Like a painter’s palette, except in spice.
I’ve been promising you all the recipe for a grind-your-own garam masala for a while now, and today is the day in which I reveal all! Or at least reveal the recipe. Is surprisingly easy!
I think I’ve said before that I used to work in the non-profit sector, and over the years and through different jobs, I’ve made some solid friendships with some really amazing people. You know when you have friends who are smart and funny and thoughtful and passionate and just plain fun? And when you get together with them, no matter how much time has gone by, it feels like you’ve just picked up where you left off? And spending time with them leaves you energized? I’ve been lucky enough to meet a solid handful of friends like this though my work, and my friend Olethea (and her husband Martin!) are two of these people.
I had dinner with them a few months ago, and one of the dishes that they made for me was soooo good, that I asked for the recipe, and Miss O kindly obliged. I’m going to split the dish into two different posts, one for the garam masala spice, and one for the chana masala (a chickpea dish which uses the garam masala spice). And then I’m going to do a third post, which uses the chana masala as the stuffing in a samosa. (Miss O, you inspired me!)
Shall we make some garam masala? Let’s!
Grind-Your-Own Garam Masala
- 1/8 c. cumin powder (or slightly less than 1/4 c. cumin seeds)
- 1/4 c. coriander seeds (or 1/8 c. ground coriander)
- 1/2 stick small cinnamon (or 1 tbsp. cinnamon)
- 1 tbsp. ground cloves (or slightly more whole cloves)
- 1 tbsp. ground cardamom (or a heaping tbsp. unground)
- 5 bay leaves
- 3/4 tbsp. black pepper
- 1/2 tbsp. ground nutmeg
I’ve listed some of the ingredients in the amounts that they would be if they were ground as well as in the amounts to use if they weren’t ground. You can use what you’d like. If they’re not ground, they’ll give a better flavour, but hey, you do you! (I did whatever I had in my kitchen, which was ground everything. Except bay leaves.) Mix all the ground ingredients together. Toast any un-ground ingredients, including the bay leaves, in a frying pan until fragrant. Then grind the toasted ingredients in a spice grinder and combine with the rest of the ingredients. And…done! You go, you kitchen whiz, you!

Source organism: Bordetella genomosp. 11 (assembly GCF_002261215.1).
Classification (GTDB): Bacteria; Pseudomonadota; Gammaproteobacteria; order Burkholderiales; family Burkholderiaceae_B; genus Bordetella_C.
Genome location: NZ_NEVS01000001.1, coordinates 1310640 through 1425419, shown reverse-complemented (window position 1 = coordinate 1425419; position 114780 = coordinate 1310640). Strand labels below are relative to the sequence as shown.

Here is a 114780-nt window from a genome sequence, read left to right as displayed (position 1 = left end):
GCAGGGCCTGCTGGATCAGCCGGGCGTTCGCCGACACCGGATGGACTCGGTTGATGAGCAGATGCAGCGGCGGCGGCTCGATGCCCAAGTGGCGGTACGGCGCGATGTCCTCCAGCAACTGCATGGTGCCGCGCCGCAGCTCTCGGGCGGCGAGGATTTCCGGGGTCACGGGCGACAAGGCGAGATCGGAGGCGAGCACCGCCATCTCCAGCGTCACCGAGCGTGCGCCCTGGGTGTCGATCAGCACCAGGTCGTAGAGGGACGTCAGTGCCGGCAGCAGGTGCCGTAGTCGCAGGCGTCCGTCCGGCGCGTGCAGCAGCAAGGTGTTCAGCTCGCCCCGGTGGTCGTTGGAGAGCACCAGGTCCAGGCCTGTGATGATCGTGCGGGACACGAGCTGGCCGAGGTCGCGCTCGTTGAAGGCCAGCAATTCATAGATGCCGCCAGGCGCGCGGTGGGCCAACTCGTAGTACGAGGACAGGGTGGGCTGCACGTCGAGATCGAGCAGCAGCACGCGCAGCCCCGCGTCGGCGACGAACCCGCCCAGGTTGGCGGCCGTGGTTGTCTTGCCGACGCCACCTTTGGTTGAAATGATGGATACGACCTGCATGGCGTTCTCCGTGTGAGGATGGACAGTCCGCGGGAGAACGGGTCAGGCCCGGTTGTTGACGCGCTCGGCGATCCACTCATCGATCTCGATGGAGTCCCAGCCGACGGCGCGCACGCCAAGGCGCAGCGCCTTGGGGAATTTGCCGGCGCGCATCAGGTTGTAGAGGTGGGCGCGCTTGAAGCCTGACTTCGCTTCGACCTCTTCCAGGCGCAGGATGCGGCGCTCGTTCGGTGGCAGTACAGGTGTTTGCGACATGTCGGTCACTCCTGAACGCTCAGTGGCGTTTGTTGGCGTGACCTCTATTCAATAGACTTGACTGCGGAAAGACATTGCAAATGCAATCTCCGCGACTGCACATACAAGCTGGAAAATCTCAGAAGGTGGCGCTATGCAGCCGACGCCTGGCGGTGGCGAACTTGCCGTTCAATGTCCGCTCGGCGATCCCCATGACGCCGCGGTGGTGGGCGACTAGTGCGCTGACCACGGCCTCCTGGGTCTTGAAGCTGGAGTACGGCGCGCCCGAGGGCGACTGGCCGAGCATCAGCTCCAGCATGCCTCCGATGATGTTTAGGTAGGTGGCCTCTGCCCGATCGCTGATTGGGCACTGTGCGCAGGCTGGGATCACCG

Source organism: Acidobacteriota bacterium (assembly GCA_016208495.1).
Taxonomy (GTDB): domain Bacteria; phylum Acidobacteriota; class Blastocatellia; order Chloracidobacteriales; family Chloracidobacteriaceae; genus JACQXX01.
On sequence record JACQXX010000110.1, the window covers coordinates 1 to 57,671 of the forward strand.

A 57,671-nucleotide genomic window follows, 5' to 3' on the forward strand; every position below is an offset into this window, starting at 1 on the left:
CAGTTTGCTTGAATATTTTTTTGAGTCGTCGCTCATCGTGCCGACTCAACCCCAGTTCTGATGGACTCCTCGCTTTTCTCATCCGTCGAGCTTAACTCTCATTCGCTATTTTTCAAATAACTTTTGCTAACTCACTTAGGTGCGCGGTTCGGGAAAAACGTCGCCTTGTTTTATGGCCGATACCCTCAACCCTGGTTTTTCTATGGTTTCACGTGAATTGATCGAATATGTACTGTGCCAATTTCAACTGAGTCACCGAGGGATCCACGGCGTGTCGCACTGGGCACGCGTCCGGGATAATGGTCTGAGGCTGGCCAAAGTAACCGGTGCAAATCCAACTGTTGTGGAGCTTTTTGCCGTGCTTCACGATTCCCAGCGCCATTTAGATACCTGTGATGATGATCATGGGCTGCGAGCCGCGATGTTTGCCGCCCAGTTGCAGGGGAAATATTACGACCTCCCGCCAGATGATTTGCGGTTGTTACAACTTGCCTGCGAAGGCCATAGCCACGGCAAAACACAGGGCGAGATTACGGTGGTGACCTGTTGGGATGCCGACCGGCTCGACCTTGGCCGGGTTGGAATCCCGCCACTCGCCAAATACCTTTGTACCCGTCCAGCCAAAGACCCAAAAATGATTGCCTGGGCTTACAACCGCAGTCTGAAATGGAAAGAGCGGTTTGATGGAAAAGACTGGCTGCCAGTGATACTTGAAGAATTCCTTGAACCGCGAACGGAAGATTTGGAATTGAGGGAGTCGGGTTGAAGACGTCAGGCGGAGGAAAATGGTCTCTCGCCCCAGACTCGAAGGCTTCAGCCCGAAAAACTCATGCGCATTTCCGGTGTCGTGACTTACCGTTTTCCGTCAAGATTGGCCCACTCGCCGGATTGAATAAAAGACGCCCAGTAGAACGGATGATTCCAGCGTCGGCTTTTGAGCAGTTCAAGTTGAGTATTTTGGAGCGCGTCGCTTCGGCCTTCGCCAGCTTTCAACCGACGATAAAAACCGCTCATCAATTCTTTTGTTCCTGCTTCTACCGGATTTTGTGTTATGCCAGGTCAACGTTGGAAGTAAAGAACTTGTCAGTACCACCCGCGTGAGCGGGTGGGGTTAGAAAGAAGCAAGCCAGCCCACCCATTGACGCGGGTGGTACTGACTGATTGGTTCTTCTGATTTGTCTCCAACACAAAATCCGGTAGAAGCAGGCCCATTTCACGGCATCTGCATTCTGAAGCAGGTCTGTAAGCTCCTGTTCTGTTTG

Grinding up spice is so satisfying! (This spice grinder was last year’s Christmas gift to me from the DH. It’s great for grinding toasted flax seeds.)
This spice will stay good for years if kept in a sealed container in a cool dry place. If you don’t think you would use it all, why not share the Indian spice love and give little packets of it as gifts? I came across the most clever packaging idea the other day — I think it’d be perfect for this!
Oh, and speaking of friendships, I was talking with my mom on the phone just now, telling her that I had just made some garam masala, and she shared a reminiscence. Years ago, my mom had run out of garam masala at the last minute of dinner preparations, and as opposed to running out to the store, had asked a neighbour if she could borrow a bit. The neighbour said sure and then took a long time to actually come up with the ingredient. Why? Apparently she was making it from scratch! Now THAT’S authentic Indian food!
Next Post: Probably a mandarin-flavoured dessert! Because I love sweets. And then back to adventures in Indian food!